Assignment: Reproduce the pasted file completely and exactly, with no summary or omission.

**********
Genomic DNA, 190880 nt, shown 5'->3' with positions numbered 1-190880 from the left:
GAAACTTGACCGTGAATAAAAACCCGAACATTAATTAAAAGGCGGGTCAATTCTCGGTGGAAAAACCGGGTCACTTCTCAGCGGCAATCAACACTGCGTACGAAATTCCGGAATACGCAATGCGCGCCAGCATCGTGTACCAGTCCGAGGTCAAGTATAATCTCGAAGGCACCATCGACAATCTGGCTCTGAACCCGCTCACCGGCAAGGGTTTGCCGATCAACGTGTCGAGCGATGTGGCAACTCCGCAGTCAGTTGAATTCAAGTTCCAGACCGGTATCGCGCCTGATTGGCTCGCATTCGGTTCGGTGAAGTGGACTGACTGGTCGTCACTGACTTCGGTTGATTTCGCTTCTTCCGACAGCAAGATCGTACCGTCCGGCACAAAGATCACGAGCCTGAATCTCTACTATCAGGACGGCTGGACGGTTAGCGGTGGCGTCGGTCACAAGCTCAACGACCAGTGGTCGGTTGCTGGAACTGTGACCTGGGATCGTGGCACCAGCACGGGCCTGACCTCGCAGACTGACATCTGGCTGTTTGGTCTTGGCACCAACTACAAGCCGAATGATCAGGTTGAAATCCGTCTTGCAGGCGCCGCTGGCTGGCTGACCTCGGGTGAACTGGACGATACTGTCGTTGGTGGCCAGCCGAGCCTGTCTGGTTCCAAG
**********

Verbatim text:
Genomic DNA, 190880 nt, shown 5'->3' with positions numbered 1-190880 from the left:
GAAACTTGACCGTGAATAAAAACCCGAACATTAATTAAAAGGCGGGTCAATTCTCGGTGGAAAAACCGGGTCACTTCTCAGCGGCAATCAACACTGCGTACGAAATTCCGGAATACGCAATGCGCGCCAGCATCGTGTACCAGTCCGAGGTCAAGTATAATCTCGAAGGCACCATCGACAATCTGGCTCTGAACCCGCTCACCGGCAAGGGTTTGCCGATCAACGTGTCGAGCGATGTGGCAACTCCGCAGTCAGTTGAATTCAAGTTCCAGACCGGTATCGCGCCTGATTGGCTCGCATTCGGTTCGGTGAAGTGGACTGACTGGTCGTCACTGACTTCGGTTGATTTCGCTTCTTCCGACAGCAAGATCGTACCGTCCGGCACAAAGATCACGAGCCTGAATCTCTACTATCAGGACGGCTGGACGGTTAGCGGTGGCGTCGGTCACAAGCTCAACGACCAGTGGTCGGTTGCTGGAACTGTGACCTGGGATCGTGGCACCAGCACGGGCCTGACCTCGCAGACTGACATCTGGCTGTTTGGTCTTGGCACCAACTACAAGCCGAATGATCAGGTTGAAATCCGTCTTGCAGGCGCCGCTGGCTGGCTGACCTCGGGTGAACTGGACGATACTGTCGTTGGTGGCCAGCCGAGCCTGTCTGGTTCCAAG